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Home Brew Forums > Home Brewing Beer > General Beer Discussion > What really constitutes a DIPA?
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Old 01-23-2012, 07:35 PM   #11
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There has been a big shift in what constitutes IPA and IIPA over the years. I think many people have had their sensory systems impacted by a massive overload of hops and it takes quite a lot to impress them, which is what a lot of people brewing IIPA's are striving for, a sensory overload!

I would have no problem naming that beer a IIPA. And I can't say that IIPA should be less malty, however. I think that there can still be a balance as long as there is LOT of hop flavor to go with it, and a gravity to support them.

If you taste it and say, "Man, that is a hoppy beer!" then there ya go!

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Old 01-23-2012, 07:47 PM   #12
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Originally Posted by ajbram View Post
What is trump here? ABV or IBU?

If you're slightly below the ABV range for IIPA (depending on the calculator), but well above the IBU range for IPA, which way do you go, or are you outside of style on both (not that it really matters)?
Well, I would argue that 7.47 is not really outside the range. Given the approximations and assumptions that go into the % alcohol calc, saying 7.47 really isn't meaningful, because you do not have that level of accuracy. 7.5 is as accurate as you could really claim, i would think.

But anyways, lets say it was 7.4%, and the question becomes "I have a beer which doesn't fit exactly into either style, which is it." I don't see how you don't go with IIPA (if your decision is based on style guidelines), because you're very very close on alcohol for IIPA, and way off for IBU from a IPA.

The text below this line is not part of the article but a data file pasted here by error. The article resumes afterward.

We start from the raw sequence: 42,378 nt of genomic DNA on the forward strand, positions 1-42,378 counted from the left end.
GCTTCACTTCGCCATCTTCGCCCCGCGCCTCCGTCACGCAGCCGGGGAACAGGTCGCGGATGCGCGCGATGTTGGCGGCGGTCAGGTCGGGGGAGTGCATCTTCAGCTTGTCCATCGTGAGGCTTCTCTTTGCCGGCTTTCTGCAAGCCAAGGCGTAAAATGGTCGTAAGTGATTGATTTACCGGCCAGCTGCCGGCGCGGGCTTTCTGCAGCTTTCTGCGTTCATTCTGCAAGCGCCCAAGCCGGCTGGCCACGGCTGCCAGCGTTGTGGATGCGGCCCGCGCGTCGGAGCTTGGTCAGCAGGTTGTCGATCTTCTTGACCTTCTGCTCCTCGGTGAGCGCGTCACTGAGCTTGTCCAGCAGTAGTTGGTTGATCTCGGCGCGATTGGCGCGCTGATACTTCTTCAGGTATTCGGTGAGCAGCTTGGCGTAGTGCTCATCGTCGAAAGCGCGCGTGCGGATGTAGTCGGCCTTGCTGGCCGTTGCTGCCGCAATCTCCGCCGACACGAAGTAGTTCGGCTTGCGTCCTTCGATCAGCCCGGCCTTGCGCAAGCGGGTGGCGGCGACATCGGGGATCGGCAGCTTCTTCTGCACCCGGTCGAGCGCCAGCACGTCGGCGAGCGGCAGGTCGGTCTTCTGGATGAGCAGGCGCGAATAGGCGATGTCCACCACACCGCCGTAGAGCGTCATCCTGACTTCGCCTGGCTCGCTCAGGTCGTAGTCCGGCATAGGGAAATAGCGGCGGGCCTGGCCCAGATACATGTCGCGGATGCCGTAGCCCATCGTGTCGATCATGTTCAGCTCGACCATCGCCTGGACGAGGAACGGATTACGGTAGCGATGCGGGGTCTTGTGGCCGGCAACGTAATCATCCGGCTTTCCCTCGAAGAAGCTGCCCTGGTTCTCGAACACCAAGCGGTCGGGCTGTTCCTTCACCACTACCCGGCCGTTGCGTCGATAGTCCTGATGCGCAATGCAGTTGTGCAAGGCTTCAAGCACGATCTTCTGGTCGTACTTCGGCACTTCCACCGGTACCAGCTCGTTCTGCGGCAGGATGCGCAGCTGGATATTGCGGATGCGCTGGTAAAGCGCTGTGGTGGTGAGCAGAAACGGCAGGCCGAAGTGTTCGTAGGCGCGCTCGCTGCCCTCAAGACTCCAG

EDIT: I do want to clarify that I'm not saying that decisions for what you call a beer should be based solely on BJCP guidelines. BJCP guidelines could reasonably be considered irrelevant unless you are entering a competition. My argument above is just for *IF* you view the guidelines as significant for this decision.
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Old 01-23-2012, 07:48 PM   #13
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Quote:
Originally Posted by discnjh View Post
Well, I would argue that 7.47 is not really outside the range. Given the approximations and assumptions that go into the % alcohol calc, saying 7.47 really isn't meaningful, because you do not have that level of accuracy. 7.5 is as accurate as you could really claim, i would think.

But anyways, lets say it was 7.4%, and the question becomes "I have a beer which doesn't fit exactly into either style, which is it." I don't see how you don't go with IIPA (if your decision is based on style guidelines), because you're very very close on alcohol for IIPA, and way off for IBU from a IPA.
I agree.... and depending on the calculator you use, ABV can be over 7.5 anyways.
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Old 01-23-2012, 08:26 PM   #14
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Quote:
Originally Posted by discnjh View Post
Well, I would argue that 7.47 is not really outside the range. Given the approximations and assumptions that go into the % alcohol calc, saying 7.47 really isn't meaningful, because you do not have that level of accuracy. 7.5 is as accurate as you could really claim, i would think.